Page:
inclined. In fact, if we go ahead with turning ourselves into gods, there is
only one person I would trust to be first.~" [At this point, Mike pats himself
on the chest.]
I think this is a valid gotcha (except for the last sentence :-). This danger
should figure in any analysis of IA. Two possibilities for
ameliorating this danger:
- Secret military IA research can't be banned, but public
research in the area should be much encouraged
- The more people who can benefit from ongoing IA research, the
better. This is not simply a matter of democracy and freedom; humanity as a
whole is already a greater-than-human source of wisdom. Enlisting that
resource is something that technology can do in an incremental and ongoing
- H. Alfvén, writing as Olof Johanneson, The End of Man?,
Award Books, 1969. Earlier published as "The Tale of the Big Computer",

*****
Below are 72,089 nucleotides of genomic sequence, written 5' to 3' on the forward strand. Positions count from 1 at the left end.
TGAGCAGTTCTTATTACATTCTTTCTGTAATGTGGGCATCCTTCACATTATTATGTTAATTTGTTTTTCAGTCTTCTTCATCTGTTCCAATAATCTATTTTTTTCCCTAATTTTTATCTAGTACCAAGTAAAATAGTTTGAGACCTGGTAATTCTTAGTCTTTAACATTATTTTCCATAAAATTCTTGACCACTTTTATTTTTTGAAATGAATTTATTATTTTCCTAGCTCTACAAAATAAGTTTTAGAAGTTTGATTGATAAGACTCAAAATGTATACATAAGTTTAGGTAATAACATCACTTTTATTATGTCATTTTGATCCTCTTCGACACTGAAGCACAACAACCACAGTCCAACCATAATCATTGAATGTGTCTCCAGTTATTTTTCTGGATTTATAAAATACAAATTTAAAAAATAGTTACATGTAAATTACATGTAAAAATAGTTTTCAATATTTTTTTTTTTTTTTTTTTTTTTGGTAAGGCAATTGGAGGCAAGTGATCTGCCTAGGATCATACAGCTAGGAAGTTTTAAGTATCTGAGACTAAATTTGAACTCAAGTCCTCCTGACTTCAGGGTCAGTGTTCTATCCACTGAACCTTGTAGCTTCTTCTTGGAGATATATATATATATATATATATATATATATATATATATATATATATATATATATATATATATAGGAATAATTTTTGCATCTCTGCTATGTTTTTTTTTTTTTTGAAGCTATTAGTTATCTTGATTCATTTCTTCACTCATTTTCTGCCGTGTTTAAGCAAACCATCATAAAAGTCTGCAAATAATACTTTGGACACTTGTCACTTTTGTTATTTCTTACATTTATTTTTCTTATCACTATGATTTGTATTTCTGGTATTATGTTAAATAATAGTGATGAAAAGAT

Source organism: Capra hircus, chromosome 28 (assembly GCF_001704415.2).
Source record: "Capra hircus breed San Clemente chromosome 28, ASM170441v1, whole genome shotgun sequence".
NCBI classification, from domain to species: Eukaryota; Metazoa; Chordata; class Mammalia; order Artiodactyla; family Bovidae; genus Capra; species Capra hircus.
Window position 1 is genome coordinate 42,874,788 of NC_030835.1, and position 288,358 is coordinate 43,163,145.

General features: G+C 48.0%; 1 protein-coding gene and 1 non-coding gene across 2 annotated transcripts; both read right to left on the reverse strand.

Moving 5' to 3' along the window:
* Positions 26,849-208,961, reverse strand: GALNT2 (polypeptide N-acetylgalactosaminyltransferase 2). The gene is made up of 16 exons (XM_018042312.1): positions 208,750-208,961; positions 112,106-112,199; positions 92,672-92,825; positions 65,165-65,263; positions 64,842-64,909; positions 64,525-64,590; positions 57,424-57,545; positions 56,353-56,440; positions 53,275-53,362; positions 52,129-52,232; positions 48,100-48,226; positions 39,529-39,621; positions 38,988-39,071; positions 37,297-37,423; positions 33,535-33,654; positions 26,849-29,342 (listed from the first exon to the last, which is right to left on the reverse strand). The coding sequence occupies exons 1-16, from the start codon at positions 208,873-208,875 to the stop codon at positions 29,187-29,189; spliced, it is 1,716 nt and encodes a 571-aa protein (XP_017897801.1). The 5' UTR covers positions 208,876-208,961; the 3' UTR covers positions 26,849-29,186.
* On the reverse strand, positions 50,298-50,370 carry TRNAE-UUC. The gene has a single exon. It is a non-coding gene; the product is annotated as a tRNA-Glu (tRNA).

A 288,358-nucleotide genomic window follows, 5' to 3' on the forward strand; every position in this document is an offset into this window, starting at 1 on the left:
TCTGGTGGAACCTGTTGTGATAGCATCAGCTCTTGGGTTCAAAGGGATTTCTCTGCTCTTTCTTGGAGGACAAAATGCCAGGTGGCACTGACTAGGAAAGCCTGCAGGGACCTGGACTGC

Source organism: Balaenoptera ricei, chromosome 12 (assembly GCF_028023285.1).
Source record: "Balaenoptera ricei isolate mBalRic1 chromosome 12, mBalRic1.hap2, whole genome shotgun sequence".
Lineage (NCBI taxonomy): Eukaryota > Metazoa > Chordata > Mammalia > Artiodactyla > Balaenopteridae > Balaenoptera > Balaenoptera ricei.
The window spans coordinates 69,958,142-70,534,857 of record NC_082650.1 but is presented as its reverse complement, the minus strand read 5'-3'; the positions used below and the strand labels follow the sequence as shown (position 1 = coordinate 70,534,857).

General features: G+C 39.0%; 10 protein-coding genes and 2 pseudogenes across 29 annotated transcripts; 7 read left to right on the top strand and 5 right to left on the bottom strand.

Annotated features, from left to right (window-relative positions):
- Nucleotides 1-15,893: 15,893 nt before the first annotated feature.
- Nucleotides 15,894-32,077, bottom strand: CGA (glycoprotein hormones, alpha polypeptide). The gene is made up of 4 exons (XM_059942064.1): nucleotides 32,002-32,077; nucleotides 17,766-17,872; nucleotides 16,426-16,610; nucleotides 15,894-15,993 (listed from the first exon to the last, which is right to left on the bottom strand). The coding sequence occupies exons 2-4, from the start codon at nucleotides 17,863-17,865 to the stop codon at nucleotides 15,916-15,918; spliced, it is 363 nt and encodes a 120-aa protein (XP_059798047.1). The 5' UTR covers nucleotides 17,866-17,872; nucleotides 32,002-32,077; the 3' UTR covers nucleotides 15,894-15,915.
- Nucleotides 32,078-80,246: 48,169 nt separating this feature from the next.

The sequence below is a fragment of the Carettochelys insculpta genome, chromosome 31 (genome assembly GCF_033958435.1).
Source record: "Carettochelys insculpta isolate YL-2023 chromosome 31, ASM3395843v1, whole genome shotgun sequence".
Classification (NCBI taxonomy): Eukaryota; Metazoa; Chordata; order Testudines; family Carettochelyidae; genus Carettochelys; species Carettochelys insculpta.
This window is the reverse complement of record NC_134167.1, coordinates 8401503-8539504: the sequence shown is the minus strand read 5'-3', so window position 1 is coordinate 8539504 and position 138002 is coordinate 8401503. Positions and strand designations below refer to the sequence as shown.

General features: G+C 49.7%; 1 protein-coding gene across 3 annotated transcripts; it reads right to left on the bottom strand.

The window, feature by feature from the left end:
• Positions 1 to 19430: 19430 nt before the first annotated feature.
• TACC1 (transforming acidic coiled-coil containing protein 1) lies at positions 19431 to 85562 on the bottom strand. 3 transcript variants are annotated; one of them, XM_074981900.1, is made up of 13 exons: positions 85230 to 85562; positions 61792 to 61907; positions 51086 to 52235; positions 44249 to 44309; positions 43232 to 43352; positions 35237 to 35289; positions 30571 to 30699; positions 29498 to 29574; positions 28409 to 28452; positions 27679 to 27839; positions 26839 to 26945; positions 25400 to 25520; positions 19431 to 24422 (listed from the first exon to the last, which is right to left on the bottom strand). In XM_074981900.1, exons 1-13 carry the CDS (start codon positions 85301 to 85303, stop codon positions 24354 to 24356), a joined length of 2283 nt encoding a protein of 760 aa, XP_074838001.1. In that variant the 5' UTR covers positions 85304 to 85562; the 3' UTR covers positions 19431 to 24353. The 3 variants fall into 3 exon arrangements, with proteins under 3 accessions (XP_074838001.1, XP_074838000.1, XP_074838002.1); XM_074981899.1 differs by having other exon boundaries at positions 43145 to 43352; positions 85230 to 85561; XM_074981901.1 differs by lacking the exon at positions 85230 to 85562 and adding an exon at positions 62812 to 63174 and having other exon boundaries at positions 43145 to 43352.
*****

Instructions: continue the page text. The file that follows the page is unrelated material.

Coward-McCann, translated from a book copyright 1966 Albert Bonniers Forlag
AB with English translation copyright 1966
by Victor Gollanz, Ltd.
- P. Anderson, "Kings Who Die", If, March 1962, 8-36. The earliest story I know about intelligence amplification via computer/brain linkage.
- G. Bear, "Blood Music", Analog, June 1983, later expanded into
the novel Blood Music, Arbor House, 1985.
- I.J. Good, "Speculations Concerning the First Ultraintelligent
Machine", in Advances in Computers, vol 6, Franz L. Alt
and Morris Rubinoff, eds., 31-88, 1965, Academic Press.
(Thanks to Robert Bradbury, Good's essay appears to be online at
- A. Johansen and D. Sornette, "Finite-time singularity in the dynamics of the